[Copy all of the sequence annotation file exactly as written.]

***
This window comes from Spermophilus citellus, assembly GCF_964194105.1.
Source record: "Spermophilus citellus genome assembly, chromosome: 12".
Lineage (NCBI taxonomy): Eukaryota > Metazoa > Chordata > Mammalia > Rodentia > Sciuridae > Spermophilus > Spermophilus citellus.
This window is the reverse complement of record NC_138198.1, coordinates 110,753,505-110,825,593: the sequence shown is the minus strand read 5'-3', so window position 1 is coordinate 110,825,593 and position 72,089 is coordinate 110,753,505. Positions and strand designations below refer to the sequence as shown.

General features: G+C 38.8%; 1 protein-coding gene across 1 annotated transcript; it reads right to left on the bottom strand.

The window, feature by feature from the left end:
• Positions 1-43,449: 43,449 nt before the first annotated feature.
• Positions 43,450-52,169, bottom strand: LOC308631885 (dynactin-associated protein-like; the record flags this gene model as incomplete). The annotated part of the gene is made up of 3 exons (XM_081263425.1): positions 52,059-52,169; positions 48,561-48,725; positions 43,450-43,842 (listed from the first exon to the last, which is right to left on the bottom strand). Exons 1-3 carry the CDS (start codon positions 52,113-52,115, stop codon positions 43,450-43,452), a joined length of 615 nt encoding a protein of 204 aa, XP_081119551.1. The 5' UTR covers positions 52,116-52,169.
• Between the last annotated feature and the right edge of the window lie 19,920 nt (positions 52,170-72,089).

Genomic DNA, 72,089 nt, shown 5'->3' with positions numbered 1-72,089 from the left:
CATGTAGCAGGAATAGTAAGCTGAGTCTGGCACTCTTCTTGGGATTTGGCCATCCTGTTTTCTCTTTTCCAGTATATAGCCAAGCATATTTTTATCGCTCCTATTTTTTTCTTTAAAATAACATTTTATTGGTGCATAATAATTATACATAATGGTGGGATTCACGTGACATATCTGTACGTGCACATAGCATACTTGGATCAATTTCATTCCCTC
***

This window comes from Spermophilus citellus, assembly GCF_964194105.1.
Source record: "Spermophilus citellus genome assembly, chromosome: 12".
Lineage (NCBI taxonomy): Eukaryota > Metazoa > Chordata > Mammalia > Rodentia > Sciuridae > Spermophilus > Spermophilus citellus.
This window is the reverse complement of record NC_138198.1, coordinates 110,753,505-110,825,593: the sequence shown is the minus strand read 5'-3', so window position 1 is coordinate 110,825,593 and position 72,089 is coordinate 110,753,505. Positions and strand designations below refer to the sequence as shown.

General features: G+C 38.8%; 1 protein-coding gene across 1 annotated transcript; it reads right to left on the bottom strand.

The window, feature by feature from the left end:
• Positions 1-43,449: 43,449 nt before the first annotated feature.
• Positions 43,450-52,169, bottom strand: LOC308631885 (dynactin-associated protein-like; the record flags this gene model as incomplete). The annotated part of the gene is made up of 3 exons (XM_081263425.1): positions 52,059-52,169; positions 48,561-48,725; positions 43,450-43,842 (listed from the first exon to the last, which is right to left on the bottom strand). Exons 1-3 carry the CDS (start codon positions 52,113-52,115, stop codon positions 43,450-43,452), a joined length of 615 nt encoding a protein of 204 aa, XP_081119551.1. The 5' UTR covers positions 52,116-52,169.
• Between the last annotated feature and the right edge of the window lie 19,920 nt (positions 52,170-72,089).

Genomic DNA, 72,089 nt, shown 5'->3' with positions numbered 1-72,089 from the left:
CATGTAGCAGGAATAGTAAGCTGAGTCTGGCACTCTTCTTGGGATTTGGCCATCCTGTTTTCTCTTTTCCAGTATATAGCCAAGCATATTTTTATCGCTCCTATTTTTTTCTTTAAAATAACATTTTATTGGTGCATAATAATTATACATAATGGTGGGATTCACGTGACATATCTGTACGTGCACATAGCATACTTGGATCAATTTCATTCCCTC